Many Australians aspire to drive heavy trucks. All too often, some assume that driving a heavy vehicle is not more complex than working an automobile, particularly when it comes to what the truck air brakes are. Both the vehicles and how they operate on one hand and the laws governing their use on the other offer significant challenges. Future truck drivers need to master both the operational and the regulatory side of the heavy vehicle driving equation. For those who want to know more, we have provided examples of routine information that heavy vehicle operators need to know.
How to Get a Heavy Truck Licence
No one legally drives without the proper licence for the vehicle operated. Heavy vehicle licensing, because of the challenges of operation and higher potential for roadway injuries, requires more skill and knowledge from the driver.
You must follow these steps to obtain a heavy vehicle licence:
- Hold a current state or territorial car licence
- Currently hold, or have held in the past, an Australian car licence for the minimum time, or also that of a lighter heavy vehicle category for the minimum mandated period
- Get your vision approved
- Pass a test of your heavy vehicle knowledge
- Get a clearance an on-the-road heavy vehicle driving evaluation
- Pass the off-road heavy vehicle skills test
- Complete an authorised training course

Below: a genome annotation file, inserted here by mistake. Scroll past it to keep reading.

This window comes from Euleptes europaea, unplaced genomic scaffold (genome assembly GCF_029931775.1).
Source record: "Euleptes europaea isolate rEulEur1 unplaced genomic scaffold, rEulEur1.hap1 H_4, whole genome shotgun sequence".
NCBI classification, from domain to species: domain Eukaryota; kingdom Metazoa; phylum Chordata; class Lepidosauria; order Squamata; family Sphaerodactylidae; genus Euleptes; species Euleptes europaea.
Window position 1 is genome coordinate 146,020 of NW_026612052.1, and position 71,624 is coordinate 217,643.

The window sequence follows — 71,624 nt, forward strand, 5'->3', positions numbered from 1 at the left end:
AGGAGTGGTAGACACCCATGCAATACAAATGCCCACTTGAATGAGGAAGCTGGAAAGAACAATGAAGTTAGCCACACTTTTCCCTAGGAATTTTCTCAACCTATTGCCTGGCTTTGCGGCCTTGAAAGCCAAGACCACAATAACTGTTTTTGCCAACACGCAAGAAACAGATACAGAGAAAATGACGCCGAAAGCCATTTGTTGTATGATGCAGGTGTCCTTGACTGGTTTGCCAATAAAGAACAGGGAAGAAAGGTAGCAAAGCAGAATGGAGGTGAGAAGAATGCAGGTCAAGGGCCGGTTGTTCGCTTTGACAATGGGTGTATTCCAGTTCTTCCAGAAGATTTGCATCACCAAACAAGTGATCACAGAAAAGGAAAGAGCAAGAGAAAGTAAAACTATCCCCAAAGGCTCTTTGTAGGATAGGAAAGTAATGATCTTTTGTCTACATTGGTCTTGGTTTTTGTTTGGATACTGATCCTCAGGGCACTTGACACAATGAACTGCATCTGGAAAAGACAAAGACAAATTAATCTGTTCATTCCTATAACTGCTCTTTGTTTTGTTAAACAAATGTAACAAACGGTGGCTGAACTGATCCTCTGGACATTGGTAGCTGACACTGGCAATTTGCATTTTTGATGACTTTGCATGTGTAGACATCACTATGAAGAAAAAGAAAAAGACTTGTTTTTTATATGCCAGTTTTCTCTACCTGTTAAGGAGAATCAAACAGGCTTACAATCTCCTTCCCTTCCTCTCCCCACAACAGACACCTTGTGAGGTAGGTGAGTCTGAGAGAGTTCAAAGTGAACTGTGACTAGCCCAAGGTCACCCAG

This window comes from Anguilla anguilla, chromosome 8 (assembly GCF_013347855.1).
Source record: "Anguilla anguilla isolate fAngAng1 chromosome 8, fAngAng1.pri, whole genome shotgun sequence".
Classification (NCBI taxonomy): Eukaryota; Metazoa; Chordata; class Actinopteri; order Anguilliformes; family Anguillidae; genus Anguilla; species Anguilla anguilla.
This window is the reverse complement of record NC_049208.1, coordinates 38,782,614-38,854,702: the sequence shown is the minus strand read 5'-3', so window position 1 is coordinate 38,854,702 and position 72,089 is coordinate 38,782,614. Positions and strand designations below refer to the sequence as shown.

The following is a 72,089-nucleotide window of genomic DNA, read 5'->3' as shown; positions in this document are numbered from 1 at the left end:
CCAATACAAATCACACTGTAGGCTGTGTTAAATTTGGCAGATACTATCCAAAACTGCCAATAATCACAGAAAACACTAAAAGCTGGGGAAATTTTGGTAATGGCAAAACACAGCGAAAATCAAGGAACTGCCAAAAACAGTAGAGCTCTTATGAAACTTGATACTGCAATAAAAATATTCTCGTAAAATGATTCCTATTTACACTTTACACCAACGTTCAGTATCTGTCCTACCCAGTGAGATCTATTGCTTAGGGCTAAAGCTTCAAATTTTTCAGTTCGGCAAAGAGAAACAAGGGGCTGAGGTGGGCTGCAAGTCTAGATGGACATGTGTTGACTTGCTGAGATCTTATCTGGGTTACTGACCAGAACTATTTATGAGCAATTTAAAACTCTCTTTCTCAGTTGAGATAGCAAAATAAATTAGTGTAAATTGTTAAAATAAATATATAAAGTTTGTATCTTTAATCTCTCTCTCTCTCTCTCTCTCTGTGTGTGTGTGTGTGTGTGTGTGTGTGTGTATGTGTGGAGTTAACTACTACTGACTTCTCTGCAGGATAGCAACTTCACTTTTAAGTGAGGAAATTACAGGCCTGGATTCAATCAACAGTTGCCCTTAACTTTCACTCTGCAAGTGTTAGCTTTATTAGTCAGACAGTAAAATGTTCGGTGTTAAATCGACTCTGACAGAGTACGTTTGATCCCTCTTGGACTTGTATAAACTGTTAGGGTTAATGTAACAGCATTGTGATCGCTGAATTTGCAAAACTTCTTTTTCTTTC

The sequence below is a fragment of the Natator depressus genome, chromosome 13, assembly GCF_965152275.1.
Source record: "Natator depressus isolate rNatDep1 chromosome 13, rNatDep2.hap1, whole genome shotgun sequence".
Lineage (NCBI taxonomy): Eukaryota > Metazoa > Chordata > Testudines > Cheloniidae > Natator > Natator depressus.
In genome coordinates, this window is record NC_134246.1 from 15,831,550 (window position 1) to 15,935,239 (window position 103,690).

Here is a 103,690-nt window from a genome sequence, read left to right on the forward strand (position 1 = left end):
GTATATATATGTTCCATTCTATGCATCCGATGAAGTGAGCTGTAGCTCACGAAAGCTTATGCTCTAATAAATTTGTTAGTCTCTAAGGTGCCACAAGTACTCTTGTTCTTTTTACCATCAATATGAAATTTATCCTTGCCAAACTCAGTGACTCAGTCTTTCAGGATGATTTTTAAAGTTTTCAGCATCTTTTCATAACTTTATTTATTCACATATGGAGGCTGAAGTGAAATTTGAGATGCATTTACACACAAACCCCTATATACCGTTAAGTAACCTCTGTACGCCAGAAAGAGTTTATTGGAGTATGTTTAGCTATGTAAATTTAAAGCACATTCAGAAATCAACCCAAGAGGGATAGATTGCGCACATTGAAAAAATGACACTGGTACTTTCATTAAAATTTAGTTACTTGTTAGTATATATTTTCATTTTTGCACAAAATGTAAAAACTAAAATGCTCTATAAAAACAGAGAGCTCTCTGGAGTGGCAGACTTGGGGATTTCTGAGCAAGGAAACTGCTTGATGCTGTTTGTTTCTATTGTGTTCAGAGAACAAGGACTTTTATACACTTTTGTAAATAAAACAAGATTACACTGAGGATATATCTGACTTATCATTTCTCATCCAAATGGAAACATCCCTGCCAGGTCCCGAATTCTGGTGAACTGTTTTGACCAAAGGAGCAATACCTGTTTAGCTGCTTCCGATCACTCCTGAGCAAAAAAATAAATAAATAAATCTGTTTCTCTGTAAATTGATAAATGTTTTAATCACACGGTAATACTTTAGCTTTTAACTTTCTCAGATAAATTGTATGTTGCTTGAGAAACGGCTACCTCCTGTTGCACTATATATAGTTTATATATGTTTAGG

- Meet all other state and federal standards for car and heavy vehicle operators
- Pay the licence variation fee
Understanding the Differences in Braking Between Cars and Heavy Vehicles
Knowing the laws behind operating a heavy vehicle only represents half of what you need. Heavy vehicle operators need to understand essential aspects of how their vehicles work, especially that of truck air brakes or brakes in general. Operators will face challenges in understanding how to safely use their vehicle if they do not understand how air brakes work. Heavy truck brakes use compressed air to push the brake shoe lining against the brake drum. Air comes from storage tanks located on the undercarriage of the vehicle.
The commonly used S-Cam brake systems operate in this fashion. When the operator presses the brake pedal, air pressure extends a rod out. This engages the slack adjuster.
Next, the slack adjuster calibrates the brake system and ensures that the spring mechanism functions properly.
If all aspects of the system function properly, including the driver, the vehicle should slow.
Make sure that you allow appropriate amounts of time to apply the brakes, especially with heavier vehicles. Learn to gauge how much time you need to come to a stop when braking under different conditions.
Learn more about the responsibilities of operating a heavy vehicle in Australia, including safe maintenance of brakes. We provide high-quality sales and service for truck brakes and other related needs. Call us today if you need to schedule air brake services, heavy vehicle inspection, or other services.